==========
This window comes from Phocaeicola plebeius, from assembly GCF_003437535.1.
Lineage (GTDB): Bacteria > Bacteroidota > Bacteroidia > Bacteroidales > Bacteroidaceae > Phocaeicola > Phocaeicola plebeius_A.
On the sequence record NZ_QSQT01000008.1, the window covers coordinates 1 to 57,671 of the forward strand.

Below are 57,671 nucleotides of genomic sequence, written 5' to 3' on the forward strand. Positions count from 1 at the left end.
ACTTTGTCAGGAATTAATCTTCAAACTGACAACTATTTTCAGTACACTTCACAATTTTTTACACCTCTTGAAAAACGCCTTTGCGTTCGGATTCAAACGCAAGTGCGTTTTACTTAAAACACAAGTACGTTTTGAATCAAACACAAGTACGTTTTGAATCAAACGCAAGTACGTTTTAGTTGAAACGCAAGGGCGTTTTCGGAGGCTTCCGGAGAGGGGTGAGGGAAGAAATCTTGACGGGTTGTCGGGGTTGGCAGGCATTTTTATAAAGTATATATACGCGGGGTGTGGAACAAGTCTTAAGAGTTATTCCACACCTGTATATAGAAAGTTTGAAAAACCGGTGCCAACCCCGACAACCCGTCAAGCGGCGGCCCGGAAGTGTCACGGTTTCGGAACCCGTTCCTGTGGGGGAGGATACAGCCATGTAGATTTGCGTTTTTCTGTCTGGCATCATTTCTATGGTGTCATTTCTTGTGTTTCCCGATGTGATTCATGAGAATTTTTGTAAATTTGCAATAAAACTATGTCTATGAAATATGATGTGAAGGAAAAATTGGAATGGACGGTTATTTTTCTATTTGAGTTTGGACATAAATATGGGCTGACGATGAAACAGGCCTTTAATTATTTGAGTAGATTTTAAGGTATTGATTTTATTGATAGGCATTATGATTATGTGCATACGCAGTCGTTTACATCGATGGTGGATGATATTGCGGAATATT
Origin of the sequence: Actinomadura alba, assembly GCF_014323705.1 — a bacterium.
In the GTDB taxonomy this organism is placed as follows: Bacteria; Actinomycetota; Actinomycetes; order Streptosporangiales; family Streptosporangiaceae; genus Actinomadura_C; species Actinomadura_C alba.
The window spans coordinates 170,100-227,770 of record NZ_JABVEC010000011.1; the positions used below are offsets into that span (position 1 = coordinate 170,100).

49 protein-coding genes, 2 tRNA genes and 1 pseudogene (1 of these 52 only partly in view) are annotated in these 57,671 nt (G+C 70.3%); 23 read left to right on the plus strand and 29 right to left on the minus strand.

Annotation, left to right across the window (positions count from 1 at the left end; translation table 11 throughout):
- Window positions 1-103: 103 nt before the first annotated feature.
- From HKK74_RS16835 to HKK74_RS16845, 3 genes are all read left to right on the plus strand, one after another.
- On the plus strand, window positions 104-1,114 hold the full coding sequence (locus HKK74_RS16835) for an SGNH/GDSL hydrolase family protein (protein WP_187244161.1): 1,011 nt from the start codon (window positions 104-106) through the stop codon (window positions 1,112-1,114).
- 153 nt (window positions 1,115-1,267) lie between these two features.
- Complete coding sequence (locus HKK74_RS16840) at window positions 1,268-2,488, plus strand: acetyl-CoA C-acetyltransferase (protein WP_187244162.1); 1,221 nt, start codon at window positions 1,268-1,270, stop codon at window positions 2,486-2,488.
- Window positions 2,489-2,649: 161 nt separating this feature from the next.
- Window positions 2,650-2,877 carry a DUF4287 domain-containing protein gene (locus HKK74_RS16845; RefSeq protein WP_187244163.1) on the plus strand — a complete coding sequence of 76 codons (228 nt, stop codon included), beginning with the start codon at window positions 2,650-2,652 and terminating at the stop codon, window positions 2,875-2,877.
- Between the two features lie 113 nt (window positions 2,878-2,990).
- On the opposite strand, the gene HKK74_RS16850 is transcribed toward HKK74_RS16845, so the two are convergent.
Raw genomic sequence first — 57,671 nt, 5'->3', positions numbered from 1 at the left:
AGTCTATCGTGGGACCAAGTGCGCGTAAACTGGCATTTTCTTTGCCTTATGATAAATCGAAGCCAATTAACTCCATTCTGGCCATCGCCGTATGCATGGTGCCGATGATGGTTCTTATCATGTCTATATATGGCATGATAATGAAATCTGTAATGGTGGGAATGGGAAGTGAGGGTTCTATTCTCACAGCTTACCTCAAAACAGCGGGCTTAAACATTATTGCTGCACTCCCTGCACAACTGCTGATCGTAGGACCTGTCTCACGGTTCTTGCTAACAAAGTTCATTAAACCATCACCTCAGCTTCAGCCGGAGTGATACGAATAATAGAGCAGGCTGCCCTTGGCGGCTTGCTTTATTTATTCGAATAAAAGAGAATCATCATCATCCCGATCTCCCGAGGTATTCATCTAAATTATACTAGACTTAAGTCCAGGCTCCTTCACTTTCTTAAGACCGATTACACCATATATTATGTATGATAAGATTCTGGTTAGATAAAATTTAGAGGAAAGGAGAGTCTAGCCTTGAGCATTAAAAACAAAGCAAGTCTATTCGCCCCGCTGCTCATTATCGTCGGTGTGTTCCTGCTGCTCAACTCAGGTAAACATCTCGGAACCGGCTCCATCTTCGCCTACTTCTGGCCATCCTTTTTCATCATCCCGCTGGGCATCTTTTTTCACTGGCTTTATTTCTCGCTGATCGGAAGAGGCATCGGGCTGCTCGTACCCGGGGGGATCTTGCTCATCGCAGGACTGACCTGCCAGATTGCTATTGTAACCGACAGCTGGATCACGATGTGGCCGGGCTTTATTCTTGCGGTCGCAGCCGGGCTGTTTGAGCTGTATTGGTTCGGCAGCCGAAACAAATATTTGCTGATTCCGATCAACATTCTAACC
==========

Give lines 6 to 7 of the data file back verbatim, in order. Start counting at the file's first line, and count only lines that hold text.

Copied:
Origin of the sequence: Actinomadura alba, assembly GCF_014323705.1 — a bacterium.
In the GTDB taxonomy this organism is placed as follows: Bacteria; Actinomycetota; Actinomycetes; order Streptosporangiales; family Streptosporangiaceae; genus Actinomadura_C; species Actinomadura_C alba.